Tuesday, January 06, 2004

Friday 26/12/2004
Visited the neighbours. She said she wants to emigrate and sell her house. All of her children are outside (Iraq) and life here is difficult, with no hope of things improving in the near future. She’s right!

I wished that I think like her and then all my all of my psychological problems would end. But I am attached to this land despite all the troubles and ill fortune; I love it and will not accept an alternative other than it (the land). We have a flat in Amman/Jordan. Before the war, whilst we were on holiday, my husband suggested that the kids and I spend the duration of the war in the flat. I was flabbergasted and completely rejected the idea and returned to Baghdad hurriedly fearing the outbreak of the war whilst am still outside Iraq. It is a question of principle.

Many people have ridiculed me for my attitudes, to the point that my sisters consider me a foolish romanticist, but I’ve stuck to my points of view and have not regretted it. I said to them “I wasn’t here during any of the past wars and I feel guilty”. My thoughts were that this would be the final war and I did not want to rue the chance of sharing the experience of a close war with my family, friends and neighbours, so I decided on staying in Baghdad and not leaving regardless. Otherwise what is the point in life if they died and I stayed alive? What will I do? It’ll be dull and boring.

A person who is present during and experiences a war has a higher/stronger morale than one who lives outside the country and has to hear of the war in the news, then that person is mortified psychologically wondering about the fate of their loved ones. I lived this experience during the first Gulf War as I was living in Amman and I felt impotent and used to cry daily worried about my family and loved ones back in Iraq. But to be present with everyone during the war is a Mercy in the sense that each of us consoles one another and we laugh about what is happening and hoping that we can live to tell our tale.

The first days of the war were light on civilians because most of the targets were presidential and army ones. Then the jets closed up and started carrying out bombing raids in the midst of residential houses and this is where catastrophes took place, so that days and nights became extremely terrifying. Out of fear it was impossible to sleep. On the first night I took valium tablets (Sleeping tablets) and slept like a corpse and did not hear anything (of the bombing). But with time neither the valium tablets takes its effect nor does the bombing subside. The entire house shakes and windows shatter which forced us to replace them with wooden planks. In the mornings we are left with pale faces and headaches from the pain and tension. Some of the families left their houses to safer areas outside Baghdad where the bombing is not as intense. But they were worried about the prospect of their houses being looted or bombed, until such day where the American forces entered the Baghdad’s Airport which was Dooms Day for the majority of the capital’s inhabitants. We left our houses, which is near the airport, to the safety of relatives’ homes in safer parts of Baghdad. I still wonder what Saddam was gambling on when he threw us in this hell and no one could feel for us whilst we are left between the grinders of the US Army and the theatrical war coverage of the Satellite Channels as it beamed live pictures of Baghdad being bombed and destroyed day by day.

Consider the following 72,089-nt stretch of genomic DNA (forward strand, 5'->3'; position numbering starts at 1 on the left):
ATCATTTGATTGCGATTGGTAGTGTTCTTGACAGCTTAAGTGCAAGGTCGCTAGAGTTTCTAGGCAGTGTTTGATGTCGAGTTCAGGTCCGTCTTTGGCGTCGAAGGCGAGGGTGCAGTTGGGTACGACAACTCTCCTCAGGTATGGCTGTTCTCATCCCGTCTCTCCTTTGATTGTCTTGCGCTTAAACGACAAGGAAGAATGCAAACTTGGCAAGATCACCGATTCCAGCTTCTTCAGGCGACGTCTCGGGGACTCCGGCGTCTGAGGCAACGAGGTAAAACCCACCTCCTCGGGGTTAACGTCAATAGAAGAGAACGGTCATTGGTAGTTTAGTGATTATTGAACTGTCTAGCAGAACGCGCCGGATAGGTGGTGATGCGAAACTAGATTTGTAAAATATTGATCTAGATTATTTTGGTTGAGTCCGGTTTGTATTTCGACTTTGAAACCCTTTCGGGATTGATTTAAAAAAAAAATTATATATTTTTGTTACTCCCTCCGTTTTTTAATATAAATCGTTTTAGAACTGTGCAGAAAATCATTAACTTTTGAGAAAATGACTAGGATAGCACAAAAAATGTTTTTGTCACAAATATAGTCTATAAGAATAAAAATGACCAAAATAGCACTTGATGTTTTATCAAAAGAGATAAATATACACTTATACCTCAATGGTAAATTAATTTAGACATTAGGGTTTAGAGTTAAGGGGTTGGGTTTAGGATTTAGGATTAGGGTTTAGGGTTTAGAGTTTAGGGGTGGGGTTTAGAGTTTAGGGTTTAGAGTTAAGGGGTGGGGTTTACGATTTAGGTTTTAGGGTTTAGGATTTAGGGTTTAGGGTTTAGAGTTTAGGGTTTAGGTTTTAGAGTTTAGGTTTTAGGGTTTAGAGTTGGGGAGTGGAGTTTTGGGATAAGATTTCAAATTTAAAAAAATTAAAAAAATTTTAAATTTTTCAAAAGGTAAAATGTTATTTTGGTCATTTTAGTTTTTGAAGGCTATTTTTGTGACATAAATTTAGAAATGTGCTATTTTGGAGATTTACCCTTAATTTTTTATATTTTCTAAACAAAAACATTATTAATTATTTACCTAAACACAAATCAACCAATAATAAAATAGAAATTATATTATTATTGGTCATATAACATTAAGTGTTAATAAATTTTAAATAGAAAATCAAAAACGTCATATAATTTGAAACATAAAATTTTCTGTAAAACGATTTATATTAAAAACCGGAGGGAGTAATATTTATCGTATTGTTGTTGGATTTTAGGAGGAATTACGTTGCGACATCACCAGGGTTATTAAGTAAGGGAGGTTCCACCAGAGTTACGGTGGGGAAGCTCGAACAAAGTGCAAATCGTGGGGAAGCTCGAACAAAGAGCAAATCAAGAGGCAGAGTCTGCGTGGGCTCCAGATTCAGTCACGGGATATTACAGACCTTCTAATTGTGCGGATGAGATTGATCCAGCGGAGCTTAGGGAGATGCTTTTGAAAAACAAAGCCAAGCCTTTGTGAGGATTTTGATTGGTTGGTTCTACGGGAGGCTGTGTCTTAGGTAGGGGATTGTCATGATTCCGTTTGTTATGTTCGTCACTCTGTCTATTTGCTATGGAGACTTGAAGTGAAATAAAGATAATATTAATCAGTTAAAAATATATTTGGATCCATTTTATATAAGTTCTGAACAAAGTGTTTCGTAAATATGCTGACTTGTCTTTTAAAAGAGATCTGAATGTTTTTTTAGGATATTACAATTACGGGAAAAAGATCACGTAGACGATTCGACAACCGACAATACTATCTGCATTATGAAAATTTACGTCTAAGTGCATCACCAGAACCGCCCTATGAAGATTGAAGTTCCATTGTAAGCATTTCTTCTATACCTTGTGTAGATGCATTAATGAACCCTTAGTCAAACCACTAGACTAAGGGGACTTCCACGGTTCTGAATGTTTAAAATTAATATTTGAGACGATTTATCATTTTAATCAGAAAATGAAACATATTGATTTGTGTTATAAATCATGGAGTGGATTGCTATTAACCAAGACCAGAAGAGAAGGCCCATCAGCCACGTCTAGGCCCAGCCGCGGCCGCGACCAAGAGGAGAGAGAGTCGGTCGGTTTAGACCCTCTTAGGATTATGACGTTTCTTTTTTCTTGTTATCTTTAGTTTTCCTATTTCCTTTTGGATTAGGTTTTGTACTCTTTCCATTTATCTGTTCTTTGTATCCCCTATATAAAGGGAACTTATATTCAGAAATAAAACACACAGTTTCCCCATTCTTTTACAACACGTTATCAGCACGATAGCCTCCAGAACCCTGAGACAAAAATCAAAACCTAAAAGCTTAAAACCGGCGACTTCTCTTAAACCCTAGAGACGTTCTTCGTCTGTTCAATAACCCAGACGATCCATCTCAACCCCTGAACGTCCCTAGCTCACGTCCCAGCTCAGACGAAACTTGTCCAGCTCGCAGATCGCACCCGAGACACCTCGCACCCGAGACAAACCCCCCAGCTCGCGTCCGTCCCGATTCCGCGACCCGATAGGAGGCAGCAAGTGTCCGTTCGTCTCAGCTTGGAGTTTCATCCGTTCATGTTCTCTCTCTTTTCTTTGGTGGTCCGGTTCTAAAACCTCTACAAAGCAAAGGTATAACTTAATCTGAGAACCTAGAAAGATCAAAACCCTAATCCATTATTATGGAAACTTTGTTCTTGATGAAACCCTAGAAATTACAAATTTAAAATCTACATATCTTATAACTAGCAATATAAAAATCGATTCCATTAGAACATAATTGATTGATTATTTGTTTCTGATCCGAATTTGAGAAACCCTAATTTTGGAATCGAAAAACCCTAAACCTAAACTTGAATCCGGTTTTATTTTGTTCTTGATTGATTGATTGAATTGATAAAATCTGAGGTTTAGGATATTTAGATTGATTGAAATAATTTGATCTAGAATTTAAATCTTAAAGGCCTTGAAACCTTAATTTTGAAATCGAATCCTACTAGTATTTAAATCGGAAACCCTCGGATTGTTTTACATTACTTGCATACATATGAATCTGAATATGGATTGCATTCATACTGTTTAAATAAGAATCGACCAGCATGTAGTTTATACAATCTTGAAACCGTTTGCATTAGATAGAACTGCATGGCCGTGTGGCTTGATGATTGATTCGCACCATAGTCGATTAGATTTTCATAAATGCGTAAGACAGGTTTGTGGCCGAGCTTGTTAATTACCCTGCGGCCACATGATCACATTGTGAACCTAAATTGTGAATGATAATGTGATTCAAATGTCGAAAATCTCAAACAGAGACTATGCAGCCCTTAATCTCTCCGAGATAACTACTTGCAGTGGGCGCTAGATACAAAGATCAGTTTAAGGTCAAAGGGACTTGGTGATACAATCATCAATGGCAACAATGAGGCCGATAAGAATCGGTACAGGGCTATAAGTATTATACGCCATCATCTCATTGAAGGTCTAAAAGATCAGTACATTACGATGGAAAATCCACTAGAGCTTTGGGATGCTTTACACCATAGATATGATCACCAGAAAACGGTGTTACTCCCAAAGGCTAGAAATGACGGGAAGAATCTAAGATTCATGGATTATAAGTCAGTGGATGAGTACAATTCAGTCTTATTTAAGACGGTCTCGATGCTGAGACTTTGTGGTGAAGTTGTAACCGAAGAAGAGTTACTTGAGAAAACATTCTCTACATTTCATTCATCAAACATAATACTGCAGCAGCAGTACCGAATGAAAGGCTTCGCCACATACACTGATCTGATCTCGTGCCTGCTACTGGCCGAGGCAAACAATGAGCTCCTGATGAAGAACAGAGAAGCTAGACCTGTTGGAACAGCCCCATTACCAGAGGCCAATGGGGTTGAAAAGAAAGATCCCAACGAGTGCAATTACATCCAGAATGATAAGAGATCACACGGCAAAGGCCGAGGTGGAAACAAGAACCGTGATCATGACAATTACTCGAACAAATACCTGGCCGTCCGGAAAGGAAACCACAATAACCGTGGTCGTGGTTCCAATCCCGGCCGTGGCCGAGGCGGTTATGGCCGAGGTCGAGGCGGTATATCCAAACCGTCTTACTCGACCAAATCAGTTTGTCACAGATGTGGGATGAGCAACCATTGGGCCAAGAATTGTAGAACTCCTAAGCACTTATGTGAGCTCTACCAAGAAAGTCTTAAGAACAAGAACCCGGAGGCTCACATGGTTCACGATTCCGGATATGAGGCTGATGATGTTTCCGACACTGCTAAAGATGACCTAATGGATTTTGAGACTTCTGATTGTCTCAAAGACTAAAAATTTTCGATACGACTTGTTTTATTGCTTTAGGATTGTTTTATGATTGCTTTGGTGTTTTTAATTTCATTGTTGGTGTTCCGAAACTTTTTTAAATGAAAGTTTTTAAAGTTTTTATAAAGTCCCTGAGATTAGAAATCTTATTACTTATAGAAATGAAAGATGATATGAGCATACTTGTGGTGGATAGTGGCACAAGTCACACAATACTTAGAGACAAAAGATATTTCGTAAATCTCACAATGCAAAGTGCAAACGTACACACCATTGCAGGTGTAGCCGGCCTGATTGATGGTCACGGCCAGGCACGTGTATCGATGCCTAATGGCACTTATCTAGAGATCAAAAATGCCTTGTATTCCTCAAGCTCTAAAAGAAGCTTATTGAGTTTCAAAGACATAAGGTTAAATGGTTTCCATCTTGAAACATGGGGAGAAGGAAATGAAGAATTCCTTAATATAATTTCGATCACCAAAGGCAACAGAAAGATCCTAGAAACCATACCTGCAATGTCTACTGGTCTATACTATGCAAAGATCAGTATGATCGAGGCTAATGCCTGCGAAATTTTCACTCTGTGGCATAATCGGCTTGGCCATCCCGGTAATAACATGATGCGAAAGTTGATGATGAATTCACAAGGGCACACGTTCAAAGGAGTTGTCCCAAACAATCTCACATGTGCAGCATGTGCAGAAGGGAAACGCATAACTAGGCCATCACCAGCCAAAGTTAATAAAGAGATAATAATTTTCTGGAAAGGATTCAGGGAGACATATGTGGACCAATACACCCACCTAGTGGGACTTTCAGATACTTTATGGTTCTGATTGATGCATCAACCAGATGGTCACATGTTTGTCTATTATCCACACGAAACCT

The Americans are convinced that they do not harm civilians! God only knows how those days passed. We hear of bombing incidents whereby they are striking a “target” where elements of the leadership “may” have been, while innocent victims fall as a result when the “may” operations turns out to be false intelligence.

This is exactly what happened when the “Sa’aa Restaurant” (The Time Restaurant) was hit at 3pm as the street was thriving full of people walking along thinking there will not be any day time bombing raids. Buildings were shaken, windows were shattered and houses collapsed in their entirety on their occupants and many families died as a result. They were harsh dark days and we are not sure who gets the blame as each of the warring sides was blaming the other and no one pays the price but us… we still do.

I am unable to stand still ignorantly and forget all what we saw and applaud idiotically to the occupation army. Am sorry, the scene is painful and those who are on the stage are tiring.

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